That after an ugly childhood and gawky adolescence, I would blossom into a legendary beauty, the type of which that would awe strangers and be best described as “lissome” and “shining,” instead of being someone who obsessively watched makeup tutorials on Youtube and yet still manages to go out with one eye made up perfectly and the other one looking like it had been made up by a drunken goat with only one hoof.
That as an adult woman, I would be judged mostly on the skill of my housekeeping, and people would comment on the cleanliness of my dishcloths and quality of my ironing rather than literally every single other decision I made starting with my clothes and ending somewhere around the way I chose to orient staples in paperwork.
That college would involve a great deal more cakes and beautiful dresses and having housekeepers, and much less time arguing with roommates over whose turn it was to take out the recycling and what that weird smell coming from the pantry was.
That I could (and would, of course) give my house a name without neighbours and the Canadian postal authorities treating me like I’d completely lost my marbles, and refer to my house by name with a straight face and without constantly explaining myself.
That it would be impossibly romantic to live on a small island in the middle of a lake, rather than just incredibly inconvenient when I would run out of eggs or Scotch tape or aluminum foil.
That peddlers would actually come to my house with things I needed or even wanted to buy, instead of no one coming by my house ever except for the mailman and Jehovah’s Witnesses.
That elocution was an actual art form and viable career path, and reciting was a skill that would I would be called upon to demonstrate periodically as a teenager, even though as an actual teenager more of my time was spent gossiping with my friends on the phone about what someone said to someone else in physics.
That I would have a collection of beautiful gowns made of silk, satin, organza, challis, lace, and chiffon, rather than a collection of T-shirts with mysteriously-appearing holes in them and weird stains.
That cooking would involve a lot more things like jam doughnuts, homemade wine, creamed chicken, gingerbread with cream, lemon pies, pound cake, tongue, and puddings in general; and a lot fewer things like exciting new ways to marinate chicken breasts and a general inability to master things like beaten biscuits and not pathetically overcooking vegetables.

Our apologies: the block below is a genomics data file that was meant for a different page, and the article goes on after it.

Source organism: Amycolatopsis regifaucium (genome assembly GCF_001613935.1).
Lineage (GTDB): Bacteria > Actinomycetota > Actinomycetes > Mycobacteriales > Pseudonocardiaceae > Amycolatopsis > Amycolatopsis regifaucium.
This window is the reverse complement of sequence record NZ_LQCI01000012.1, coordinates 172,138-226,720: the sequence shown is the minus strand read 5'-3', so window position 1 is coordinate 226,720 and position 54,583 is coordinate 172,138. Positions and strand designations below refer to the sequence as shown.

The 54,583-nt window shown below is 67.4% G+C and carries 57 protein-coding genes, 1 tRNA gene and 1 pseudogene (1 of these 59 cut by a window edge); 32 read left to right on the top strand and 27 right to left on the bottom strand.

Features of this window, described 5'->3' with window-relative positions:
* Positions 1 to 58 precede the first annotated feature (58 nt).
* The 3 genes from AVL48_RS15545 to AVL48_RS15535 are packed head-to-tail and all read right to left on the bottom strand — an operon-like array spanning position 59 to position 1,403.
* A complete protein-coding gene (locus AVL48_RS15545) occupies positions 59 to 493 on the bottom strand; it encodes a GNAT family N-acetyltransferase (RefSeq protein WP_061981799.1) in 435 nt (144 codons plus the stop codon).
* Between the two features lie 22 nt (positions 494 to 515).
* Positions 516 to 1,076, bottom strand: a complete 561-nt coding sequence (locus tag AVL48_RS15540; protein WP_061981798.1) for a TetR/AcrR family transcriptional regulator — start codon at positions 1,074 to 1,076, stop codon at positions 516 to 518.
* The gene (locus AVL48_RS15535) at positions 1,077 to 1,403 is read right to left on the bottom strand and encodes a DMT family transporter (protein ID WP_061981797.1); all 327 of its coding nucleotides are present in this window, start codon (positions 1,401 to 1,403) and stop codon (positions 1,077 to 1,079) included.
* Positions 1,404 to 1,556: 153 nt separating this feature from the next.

That it would be seen as the height of inhospitality and rudeness to greet guests without a healthy supply of pies and cakes, rather than the exceedingly normal state of affairs and certainly no cause for alarm.
That I would be faced with a number of handsome and respectful (or at the very least, respectful) potential suitors and/or love interests, instead of a series of dates and boyfriends that varied between “mildly weird with the potential for good stories,” to “heartbreakingly misguided,” to “outright alarming.”
That life would involve many, many, many more sunset vistas and clouds soaring over hills and many fewer hours spent sitting in rush-hour traffic and many fewer days spent living in apartment buildings with views of dumpsters.
That being published would require nothing more than a knack for writing, the money for many sets of stamps, and the patience to continue sending out work; instead of requiring an MFA in writing, at least one good family connection to a famous editor, and the promise of a firstborn child or the blood of a sacrificial lamb.
Lindsey Palka holds a Master's degree in Canadian history, focusing on the First World War, youth, and family history in the Atlantic provinces. She reads, reviews, and trashes young adult historical novels from the '80s, '90s, and 2000s on her blog, Young Adult Historical Vault.